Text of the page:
These natty little film clips have been created by Luke Willis from Melville Intermediate. Here you can see Luke, colleague Jacqui and the school’s DP Sue talk about their explorations in MOtE. As you will see, these teachers were blown away with the student engagement and with the learning outcomes from their first try at MOtE.

In the first clip,  Luke describes how he developed a Mantle adventure based on a movie /novel called “City of Ember”. Students were charged with designing an underground city.

Click here for link

Next, Jacqui talks about how she made links between her mantle (based on a fictional property development company) and the real world enterprise learning project, PrEP.

Click here for link

Finally, Luke has captured these teachers’ answers to my questions  about working in dramatic inquiry with intermediate students.

Click here for link 

Sincere thanks to Luke for producing these very polished clips in record time. There is very little information out there on Mantle at Intermediate – so this is very valuable material.

Enjoy!

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Teaching history to year two students through Mantle of the Expert.

This is a really nice video from the UK showing two teachers using MOTE to engage young children in the story of the life of Nelson (a figure from their local history). This is a great example of how MOTE can help children gain factual knowledge through emotional engagement. Bet NZ teachers can think of ways to adapt this concept to teach in depth about our own local historical figures….

Some of you may recognise the male teacher here – he is the lovely Tim Taylor, who was one of the presenters at our 2009 conference. Check out Tim’s use of teacher in role (as a teacher!) and how he uses older children  to help with “assessment”.    View video HERE

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Sugata Mitra – school in the cloud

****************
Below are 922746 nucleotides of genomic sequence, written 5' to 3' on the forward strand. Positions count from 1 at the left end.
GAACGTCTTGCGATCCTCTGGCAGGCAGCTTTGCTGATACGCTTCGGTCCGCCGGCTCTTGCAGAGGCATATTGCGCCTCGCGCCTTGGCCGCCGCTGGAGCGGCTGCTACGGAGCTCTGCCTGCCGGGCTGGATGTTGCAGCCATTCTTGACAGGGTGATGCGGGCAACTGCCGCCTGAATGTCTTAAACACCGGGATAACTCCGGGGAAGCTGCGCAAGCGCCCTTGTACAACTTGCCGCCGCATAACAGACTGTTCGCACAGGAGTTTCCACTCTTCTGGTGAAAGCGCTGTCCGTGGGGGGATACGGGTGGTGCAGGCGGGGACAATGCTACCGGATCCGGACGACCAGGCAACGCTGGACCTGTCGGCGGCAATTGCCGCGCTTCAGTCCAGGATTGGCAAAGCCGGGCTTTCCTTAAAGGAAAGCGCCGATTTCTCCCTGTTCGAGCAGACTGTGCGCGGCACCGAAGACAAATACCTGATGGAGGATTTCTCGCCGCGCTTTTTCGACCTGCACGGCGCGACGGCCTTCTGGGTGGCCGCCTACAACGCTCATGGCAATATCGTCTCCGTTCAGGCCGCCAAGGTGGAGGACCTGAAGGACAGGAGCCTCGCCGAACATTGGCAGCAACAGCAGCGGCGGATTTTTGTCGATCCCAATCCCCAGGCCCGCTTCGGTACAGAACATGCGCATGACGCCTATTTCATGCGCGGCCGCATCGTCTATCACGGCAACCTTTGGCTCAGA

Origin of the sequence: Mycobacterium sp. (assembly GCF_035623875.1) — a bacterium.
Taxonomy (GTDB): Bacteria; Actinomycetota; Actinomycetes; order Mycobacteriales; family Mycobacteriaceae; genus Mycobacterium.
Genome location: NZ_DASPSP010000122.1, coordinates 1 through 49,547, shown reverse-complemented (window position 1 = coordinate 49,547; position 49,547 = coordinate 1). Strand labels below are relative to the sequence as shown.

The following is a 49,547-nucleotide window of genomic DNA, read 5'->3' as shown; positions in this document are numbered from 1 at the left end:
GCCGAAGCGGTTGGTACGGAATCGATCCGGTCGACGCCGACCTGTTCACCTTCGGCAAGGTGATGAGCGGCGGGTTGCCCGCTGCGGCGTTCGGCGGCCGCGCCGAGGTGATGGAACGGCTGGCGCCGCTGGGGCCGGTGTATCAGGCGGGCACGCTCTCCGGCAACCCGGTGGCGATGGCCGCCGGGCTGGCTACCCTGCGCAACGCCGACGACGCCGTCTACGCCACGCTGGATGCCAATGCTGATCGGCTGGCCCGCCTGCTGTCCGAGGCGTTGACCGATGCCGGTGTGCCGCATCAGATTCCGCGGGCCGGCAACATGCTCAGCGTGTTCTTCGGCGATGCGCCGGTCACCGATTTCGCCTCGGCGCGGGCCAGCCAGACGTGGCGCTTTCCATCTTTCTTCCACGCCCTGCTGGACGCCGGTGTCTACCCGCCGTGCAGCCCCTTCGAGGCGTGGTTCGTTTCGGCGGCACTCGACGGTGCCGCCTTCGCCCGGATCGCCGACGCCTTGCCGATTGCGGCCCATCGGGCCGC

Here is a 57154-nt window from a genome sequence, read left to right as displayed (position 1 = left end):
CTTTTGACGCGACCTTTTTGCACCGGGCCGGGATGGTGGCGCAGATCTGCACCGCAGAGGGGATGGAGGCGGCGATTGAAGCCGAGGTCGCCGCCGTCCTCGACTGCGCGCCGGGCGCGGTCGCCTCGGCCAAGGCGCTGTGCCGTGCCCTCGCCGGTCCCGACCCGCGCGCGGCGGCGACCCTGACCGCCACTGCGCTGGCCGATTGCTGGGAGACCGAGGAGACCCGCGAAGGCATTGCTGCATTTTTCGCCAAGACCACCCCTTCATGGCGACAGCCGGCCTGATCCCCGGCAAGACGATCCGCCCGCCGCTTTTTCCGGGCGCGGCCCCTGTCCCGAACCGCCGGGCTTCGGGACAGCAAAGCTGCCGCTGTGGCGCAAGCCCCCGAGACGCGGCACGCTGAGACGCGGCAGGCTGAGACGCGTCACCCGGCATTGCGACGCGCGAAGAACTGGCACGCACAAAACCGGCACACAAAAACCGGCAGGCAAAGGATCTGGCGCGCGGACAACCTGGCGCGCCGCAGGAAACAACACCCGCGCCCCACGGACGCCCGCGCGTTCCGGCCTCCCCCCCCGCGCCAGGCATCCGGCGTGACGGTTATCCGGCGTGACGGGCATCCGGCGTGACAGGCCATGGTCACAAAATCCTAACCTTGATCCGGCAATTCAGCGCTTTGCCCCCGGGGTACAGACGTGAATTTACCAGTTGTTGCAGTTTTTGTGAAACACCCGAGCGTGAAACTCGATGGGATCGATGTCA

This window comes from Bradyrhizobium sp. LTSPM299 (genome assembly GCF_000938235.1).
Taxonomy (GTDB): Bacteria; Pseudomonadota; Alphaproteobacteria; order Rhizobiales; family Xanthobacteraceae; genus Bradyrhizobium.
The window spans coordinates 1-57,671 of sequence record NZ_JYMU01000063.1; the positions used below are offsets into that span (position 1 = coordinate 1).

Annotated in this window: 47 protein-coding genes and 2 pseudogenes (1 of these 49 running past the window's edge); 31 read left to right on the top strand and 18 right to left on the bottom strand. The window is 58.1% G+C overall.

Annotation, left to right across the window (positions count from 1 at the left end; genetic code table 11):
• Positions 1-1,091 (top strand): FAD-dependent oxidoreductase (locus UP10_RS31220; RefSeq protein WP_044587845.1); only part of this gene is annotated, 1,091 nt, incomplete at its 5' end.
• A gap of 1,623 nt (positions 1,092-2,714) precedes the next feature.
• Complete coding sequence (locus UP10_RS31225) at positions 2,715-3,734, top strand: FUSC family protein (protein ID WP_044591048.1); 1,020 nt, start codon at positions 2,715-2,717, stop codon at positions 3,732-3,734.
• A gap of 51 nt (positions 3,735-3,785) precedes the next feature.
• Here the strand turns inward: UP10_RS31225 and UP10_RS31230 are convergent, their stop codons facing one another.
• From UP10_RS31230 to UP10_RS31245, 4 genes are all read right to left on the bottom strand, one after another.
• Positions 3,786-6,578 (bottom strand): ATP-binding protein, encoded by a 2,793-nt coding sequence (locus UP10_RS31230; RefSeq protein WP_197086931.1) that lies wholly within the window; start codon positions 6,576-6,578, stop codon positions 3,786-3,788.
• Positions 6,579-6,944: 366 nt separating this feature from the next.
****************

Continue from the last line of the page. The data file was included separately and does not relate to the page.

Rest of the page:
Not sure I’m quite ready for the teacher-less classroom, but there are some exciting ideas in this TED talk that remind us how much children are capable of if they are motivated to learn through inquiry.

The fundamental statement that “We need to look at learning as the process of self-organisation” is one that resonantes very well with Mantle…. don’t you think?

Click here for link

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Flicker the penguin – the video!

Here’s a real treat for you. Remmber Rebekah Whyte’s year 1-2 planning for ‘Flicker the Penguin” – a mantle of the expert response to the Rena Oil Spill? This was loaded on the site about a month ago…. Well now we get the movie!

Rebekah and her children created this lovely documentary about Flicker’s journey, which went on to win first prize in the MADE awards, 2012. Congratulations to all!

Please note – The link below will send you to an unlisted You Tube site (it is only viewable by those from this link). Thanks to parents and children for their permission to share this.

CLICK HERE to link to film

 

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A video to rekindle your passion for teaching in 2013…?

Happy new year to all subscribers to the MOTE Aoteoroa website. There are now 80+ of us! Here’s a video to kick off the new year.

In this extract from a presentation given at the Dalai Lama’s Centre for Education, Ken Robinson is his usual brilliant self as he presents his core argument in favour of education for feeling and empathy. As he says, “Empathy and imagination are the things that make us human”. For those of us heading back to work this week Robinson’s words are a crucial reminder of the real reason we do what we do …. watch this and be re-inspired for 2013

CLICK HERE for the video

At the end of the address there is the option to click on a link and watch the whole talk – well worthwhile.